Congrats to a Colorado Winemaker; A Tip of the Hat to a Colorado Restaurateur

Congrats to a Colorado Winemaker; A Tip of the Hat to a Colorado Restaurateur

Last week I had the occasion to travel up to and out west of Denver. With the summer of 2009 nearly over, but with lingering waves of heat still coming off our hot Houston payment, flying to Colorado was like escaping from three months held hostage in a Turkish bath. The mountains gave me a breath of crisp, clean air and a little rejuvenation of my psyche, as well.

On the return leg of my trip, I arrived at the Denver airport with some time to spare and it was approaching dinner time. Fearing what culinary delights the airline might (or might not) decide to offer, I sought a good eating spot in the airport; not fast food, but rather something that would fulfill and provide enjoyment. I finally settled on a comfortable looking place called The Timberline: Steaks and Grill ( Thoughts of a nicely grilled steak (and dry aged beef to boot!) permeated by mind and, as I walked into the restaurant, the smells overtook  my senses. The net result was a near instantaneous desire for a glass of red wine.

After being seated, I asked the waiter for the wine list while my mind was mulling around thoughts of what kind of red wine I might order to go with my steak. When I was handed the wine list and I gave it a quick glance, in mere seconds my eyes bugged out and my head nearly exploded. What could have caused such a reaction?

What left me aghast was the sight of four Colorado wines listed at the top of red wine category on the wine list. They were four wines from Colorado’s Bonacquisti Winery ( In these prominent first four positions were Bonacquisti’s Syrah, Sangiovese, Merlot and Cabernet Franc, respectively.  It is not often that you find local wines featured so prominently  in restaurants and especially not in a major airport. These wines were featured at the top of the list above such names as Michel Picard, Rosemont and Concha y Toro.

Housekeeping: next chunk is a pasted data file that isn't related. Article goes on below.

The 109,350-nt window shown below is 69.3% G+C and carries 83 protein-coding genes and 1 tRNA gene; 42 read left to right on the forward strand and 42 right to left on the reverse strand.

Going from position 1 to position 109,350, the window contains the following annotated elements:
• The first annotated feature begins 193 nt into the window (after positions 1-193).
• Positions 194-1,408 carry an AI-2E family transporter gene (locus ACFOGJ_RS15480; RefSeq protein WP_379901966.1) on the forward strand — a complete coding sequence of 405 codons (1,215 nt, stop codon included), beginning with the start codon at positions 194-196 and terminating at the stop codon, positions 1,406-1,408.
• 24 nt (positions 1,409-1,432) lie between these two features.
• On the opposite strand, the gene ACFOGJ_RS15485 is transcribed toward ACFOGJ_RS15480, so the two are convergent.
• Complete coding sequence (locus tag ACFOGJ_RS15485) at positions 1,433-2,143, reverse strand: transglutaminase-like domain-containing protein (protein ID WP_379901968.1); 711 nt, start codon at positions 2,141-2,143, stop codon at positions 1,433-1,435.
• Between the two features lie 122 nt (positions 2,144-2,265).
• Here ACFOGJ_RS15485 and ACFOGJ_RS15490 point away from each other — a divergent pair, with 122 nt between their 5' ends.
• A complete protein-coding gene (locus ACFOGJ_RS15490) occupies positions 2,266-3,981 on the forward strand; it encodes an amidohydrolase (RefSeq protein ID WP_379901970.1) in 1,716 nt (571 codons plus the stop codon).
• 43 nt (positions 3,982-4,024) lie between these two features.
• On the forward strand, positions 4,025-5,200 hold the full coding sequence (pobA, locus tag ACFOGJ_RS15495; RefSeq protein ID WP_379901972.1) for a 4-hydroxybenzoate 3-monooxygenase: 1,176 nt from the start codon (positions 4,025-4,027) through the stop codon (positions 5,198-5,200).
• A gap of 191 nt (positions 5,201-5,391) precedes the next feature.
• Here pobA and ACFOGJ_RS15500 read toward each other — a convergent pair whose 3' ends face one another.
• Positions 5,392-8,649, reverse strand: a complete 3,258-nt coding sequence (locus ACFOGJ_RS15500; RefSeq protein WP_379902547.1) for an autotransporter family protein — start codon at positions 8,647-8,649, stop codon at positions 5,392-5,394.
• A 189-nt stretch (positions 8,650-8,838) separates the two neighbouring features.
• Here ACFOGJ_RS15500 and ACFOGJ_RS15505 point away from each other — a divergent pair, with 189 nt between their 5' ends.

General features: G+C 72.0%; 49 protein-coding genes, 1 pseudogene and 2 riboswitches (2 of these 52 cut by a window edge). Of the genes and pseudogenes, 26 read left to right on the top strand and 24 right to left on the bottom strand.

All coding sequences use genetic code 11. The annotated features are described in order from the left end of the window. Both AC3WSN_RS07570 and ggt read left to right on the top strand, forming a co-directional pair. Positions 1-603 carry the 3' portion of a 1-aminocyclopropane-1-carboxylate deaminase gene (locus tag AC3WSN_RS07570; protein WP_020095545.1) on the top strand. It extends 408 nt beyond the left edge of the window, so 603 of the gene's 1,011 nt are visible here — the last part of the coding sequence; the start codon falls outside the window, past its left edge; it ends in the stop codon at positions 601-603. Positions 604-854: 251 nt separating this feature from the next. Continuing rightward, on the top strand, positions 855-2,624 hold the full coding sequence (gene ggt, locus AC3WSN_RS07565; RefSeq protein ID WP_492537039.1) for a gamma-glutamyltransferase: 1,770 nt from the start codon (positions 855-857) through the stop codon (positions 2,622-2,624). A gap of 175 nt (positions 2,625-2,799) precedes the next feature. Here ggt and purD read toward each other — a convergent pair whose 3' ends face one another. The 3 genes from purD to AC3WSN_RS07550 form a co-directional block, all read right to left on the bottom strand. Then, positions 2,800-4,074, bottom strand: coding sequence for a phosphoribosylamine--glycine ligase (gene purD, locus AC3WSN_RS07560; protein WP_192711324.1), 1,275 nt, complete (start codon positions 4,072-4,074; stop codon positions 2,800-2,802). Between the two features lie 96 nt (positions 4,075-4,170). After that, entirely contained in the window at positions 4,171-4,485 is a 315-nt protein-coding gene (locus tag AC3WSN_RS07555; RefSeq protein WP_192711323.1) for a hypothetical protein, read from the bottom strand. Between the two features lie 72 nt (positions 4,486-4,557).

I quickly drew my Blackberry from its holster and punched in B-O-N-A-C-Q-U-I-S-T-I, then waited. To my surprise I was whisked to their website and was able to peruse their wines and their descriptions. I finally settled on their 2007 Colorado Cabernet Franc. This wine was described as having “Plum and berry flavors, vanilla and pencil shavings wrapped in tobacco leaf. Wonderful now and capable of aging five to ten years. Appellation: Colorado; Alcohol: 15.5%; Production: 69 cases (69 cases!!!).” I also noted that Bonacquisti had garnered awards for their wines from a variety of competitions, including those in Colorado, but also from the Dallas Morning News, and the Finger Lakes International Wine Competition.

When the wine arrived, it was all that its description on the winery website indicated, even the 15+ percent alcohol content. It was agreeably balanced with surprising grand fruit intensity. This Cab Franc was a great pairing for the grilled, medium rare New York strip steak and added a bit of pleasure to wait for my awaited departure.

After this dinner and returning to Houston, I reached out to the winemaker and winery owner, Paul Bonacquisti and asked him how he managed to get his wine on this restaurant wine list.